This is where we talk about what it means to care for our homes and ourselves and any other humans (and/or animals) lucky enough to share those spaces with us.
What the hell are we doing here? Well, a little history wouldn’t be amiss…
The two of us have been friends for a REALLY. LONG. TIME. More than 30 years. We are so lucky to have one another. We’ve provided each other support, through major life challenges, but also through the drudgery of everyday life, with unwavering encouragement, empathy and humor.
One day, in the midst of a typical sweary, bizarre text exchange, we came up with an idea for a mobile app business. Wouldn’t that be fun? We’ll make a kazillion dollars and make the world a better place at the same time. We laughed and went on with our lives.
A few months later, I was in the car listening to a podcast (this will be frequent narrative) and I heard an interview with Melinda Gates. She was talking about the economic impact of the unpaid labor that women do, every day, across the globe. This idea was so obvious, but it was framed in a way I hadn’t considered before and directly related to the business idea we had.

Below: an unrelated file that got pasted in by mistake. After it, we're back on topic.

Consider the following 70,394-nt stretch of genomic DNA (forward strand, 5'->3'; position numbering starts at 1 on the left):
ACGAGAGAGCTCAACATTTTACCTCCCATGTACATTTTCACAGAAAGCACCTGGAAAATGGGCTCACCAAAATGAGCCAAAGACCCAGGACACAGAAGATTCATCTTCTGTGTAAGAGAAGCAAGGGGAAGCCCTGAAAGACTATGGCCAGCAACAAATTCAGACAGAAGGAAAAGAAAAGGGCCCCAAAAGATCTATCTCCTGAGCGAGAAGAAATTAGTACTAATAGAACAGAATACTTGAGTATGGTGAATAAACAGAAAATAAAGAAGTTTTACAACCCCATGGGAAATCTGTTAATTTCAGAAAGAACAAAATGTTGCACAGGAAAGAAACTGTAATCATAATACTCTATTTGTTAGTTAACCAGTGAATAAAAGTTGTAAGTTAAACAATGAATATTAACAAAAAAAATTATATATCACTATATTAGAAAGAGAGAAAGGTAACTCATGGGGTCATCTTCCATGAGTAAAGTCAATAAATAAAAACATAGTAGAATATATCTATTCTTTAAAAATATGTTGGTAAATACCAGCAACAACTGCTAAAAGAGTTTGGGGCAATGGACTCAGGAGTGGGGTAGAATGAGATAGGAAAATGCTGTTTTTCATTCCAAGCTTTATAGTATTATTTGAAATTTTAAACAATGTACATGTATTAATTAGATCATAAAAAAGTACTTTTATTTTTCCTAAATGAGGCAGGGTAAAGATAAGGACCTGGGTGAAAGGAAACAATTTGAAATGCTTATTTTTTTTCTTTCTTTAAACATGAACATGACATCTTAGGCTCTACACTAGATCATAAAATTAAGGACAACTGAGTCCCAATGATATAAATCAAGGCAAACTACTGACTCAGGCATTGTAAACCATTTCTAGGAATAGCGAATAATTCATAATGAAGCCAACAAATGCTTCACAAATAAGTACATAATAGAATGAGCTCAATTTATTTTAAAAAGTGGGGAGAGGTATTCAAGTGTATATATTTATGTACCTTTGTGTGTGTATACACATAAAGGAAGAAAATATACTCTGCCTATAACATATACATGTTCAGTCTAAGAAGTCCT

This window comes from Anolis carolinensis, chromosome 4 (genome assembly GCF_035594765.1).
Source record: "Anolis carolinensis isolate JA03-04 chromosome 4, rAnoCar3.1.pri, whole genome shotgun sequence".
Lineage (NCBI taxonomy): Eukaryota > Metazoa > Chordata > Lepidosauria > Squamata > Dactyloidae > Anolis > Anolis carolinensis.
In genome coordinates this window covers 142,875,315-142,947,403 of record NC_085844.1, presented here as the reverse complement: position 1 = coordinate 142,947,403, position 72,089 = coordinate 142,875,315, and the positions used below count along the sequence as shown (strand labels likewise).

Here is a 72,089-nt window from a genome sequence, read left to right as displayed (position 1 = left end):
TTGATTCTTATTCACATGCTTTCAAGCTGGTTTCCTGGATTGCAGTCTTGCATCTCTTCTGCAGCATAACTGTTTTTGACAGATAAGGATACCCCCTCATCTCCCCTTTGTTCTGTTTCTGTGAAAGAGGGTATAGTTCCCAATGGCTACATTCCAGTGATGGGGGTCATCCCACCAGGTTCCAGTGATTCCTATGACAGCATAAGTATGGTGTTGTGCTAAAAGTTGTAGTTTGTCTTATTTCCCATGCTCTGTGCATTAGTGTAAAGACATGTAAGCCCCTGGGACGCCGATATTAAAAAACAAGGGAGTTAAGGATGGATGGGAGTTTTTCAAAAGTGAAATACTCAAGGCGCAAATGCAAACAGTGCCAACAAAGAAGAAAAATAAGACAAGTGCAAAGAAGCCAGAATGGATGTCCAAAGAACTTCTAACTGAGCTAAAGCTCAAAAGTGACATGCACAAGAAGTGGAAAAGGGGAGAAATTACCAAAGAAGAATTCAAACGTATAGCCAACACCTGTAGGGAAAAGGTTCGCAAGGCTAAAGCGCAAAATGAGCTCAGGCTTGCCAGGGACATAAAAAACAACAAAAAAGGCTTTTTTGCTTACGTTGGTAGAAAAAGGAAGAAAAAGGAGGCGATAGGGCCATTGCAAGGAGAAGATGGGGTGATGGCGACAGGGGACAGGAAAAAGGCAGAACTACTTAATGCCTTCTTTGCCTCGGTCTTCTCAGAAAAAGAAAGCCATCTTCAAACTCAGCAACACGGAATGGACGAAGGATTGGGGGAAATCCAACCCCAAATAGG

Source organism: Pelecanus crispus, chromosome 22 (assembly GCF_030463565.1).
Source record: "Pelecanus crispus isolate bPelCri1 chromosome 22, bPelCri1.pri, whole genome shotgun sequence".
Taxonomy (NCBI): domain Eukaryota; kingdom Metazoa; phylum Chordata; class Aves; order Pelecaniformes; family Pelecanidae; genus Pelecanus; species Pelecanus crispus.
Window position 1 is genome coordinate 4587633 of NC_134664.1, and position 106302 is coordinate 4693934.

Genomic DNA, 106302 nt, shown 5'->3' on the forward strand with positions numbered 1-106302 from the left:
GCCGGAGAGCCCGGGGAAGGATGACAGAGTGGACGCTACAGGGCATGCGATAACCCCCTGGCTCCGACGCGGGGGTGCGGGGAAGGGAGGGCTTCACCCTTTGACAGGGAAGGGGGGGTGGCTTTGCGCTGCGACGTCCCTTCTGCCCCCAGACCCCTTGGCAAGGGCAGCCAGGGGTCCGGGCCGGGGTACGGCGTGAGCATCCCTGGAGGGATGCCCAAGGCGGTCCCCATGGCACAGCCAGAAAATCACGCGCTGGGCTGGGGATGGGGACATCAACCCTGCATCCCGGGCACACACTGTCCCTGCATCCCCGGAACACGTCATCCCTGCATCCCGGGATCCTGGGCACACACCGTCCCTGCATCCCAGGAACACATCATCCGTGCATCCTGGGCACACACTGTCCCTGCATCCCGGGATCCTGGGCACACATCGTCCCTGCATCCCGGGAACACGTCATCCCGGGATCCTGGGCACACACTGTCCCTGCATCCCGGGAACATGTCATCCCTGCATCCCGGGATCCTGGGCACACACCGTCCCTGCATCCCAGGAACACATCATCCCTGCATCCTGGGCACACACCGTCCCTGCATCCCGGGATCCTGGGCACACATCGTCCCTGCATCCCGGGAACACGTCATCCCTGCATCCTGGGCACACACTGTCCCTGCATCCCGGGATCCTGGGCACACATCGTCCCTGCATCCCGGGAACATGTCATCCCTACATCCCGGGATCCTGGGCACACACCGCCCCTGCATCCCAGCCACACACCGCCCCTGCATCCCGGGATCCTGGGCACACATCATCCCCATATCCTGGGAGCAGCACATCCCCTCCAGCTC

So in typical fashion, I texted Aileen. CALL ME!!! I LEARNED SOMETHING IN A PODCAST!!!
Felicia: (in a very fast and excited voice) “HEEELLLLO! Hey, you know that business idea we talked about months ago?”
Felicia: “We should DO it! It’s a really good idea, I don’t think anyone else is doing it and you need to listen to the Call Your Girlfriend episode where Amina and Ann interview Melinda Gates. It’s so amazing.”